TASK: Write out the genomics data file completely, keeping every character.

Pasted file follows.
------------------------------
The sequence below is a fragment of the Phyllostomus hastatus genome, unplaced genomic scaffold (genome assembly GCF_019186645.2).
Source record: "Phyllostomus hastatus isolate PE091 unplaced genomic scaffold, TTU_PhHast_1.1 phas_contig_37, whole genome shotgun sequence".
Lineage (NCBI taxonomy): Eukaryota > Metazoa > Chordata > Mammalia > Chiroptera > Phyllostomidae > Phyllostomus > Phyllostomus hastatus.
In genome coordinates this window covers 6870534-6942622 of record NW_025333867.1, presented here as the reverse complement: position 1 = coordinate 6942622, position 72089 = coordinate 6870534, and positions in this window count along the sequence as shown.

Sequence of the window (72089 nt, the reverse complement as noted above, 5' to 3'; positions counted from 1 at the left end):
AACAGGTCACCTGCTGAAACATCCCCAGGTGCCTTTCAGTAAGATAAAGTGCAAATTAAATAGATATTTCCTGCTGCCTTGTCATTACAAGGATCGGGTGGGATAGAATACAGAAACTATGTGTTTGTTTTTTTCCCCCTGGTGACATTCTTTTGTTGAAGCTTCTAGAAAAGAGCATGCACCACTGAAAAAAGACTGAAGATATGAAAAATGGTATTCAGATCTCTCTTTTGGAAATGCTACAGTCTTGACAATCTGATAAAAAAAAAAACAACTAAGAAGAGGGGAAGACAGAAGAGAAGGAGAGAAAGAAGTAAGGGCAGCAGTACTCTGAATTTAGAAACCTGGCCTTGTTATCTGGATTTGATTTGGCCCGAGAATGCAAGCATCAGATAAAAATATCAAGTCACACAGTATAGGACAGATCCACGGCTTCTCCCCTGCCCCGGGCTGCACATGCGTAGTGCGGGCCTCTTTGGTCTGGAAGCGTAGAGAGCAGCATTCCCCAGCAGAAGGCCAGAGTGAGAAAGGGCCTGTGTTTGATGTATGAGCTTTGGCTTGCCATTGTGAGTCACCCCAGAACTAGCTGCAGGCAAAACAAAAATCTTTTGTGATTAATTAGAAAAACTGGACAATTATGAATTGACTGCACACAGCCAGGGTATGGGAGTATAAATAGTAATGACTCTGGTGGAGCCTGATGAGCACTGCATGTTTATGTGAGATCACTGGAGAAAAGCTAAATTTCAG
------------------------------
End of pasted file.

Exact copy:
The sequence below is a fragment of the Phyllostomus hastatus genome, unplaced genomic scaffold (genome assembly GCF_019186645.2).
Source record: "Phyllostomus hastatus isolate PE091 unplaced genomic scaffold, TTU_PhHast_1.1 phas_contig_37, whole genome shotgun sequence".
Lineage (NCBI taxonomy): Eukaryota > Metazoa > Chordata > Mammalia > Chiroptera > Phyllostomidae > Phyllostomus > Phyllostomus hastatus.
In genome coordinates this window covers 6870534-6942622 of record NW_025333867.1, presented here as the reverse complement: position 1 = coordinate 6942622, position 72089 = coordinate 6870534, and positions in this window count along the sequence as shown.

Sequence of the window (72089 nt, the reverse complement as noted above, 5' to 3'; positions counted from 1 at the left end):
AACAGGTCACCTGCTGAAACATCCCCAGGTGCCTTTCAGTAAGATAAAGTGCAAATTAAATAGATATTTCCTGCTGCCTTGTCATTACAAGGATCGGGTGGGATAGAATACAGAAACTATGTGTTTGTTTTTTTCCCCCTGGTGACATTCTTTTGTTGAAGCTTCTAGAAAAGAGCATGCACCACTGAAAAAAGACTGAAGATATGAAAAATGGTATTCAGATCTCTCTTTTGGAAATGCTACAGTCTTGACAATCTGATAAAAAAAAAAACAACTAAGAAGAGGGGAAGACAGAAGAGAAGGAGAGAAAGAAGTAAGGGCAGCAGTACTCTGAATTTAGAAACCTGGCCTTGTTATCTGGATTTGATTTGGCCCGAGAATGCAAGCATCAGATAAAAATATCAAGTCACACAGTATAGGACAGATCCACGGCTTCTCCCCTGCCCCGGGCTGCACATGCGTAGTGCGGGCCTCTTTGGTCTGGAAGCGTAGAGAGCAGCATTCCCCAGCAGAAGGCCAGAGTGAGAAAGGGCCTGTGTTTGATGTATGAGCTTTGGCTTGCCATTGTGAGTCACCCCAGAACTAGCTGCAGGCAAAACAAAAATCTTTTGTGATTAATTAGAAAAACTGGACAATTATGAATTGACTGCACACAGCCAGGGTATGGGAGTATAAATAGTAATGACTCTGGTGGAGCCTGATGAGCACTGCATGTTTATGTGAGATCACTGGAGAAAAGCTAAATTTCAG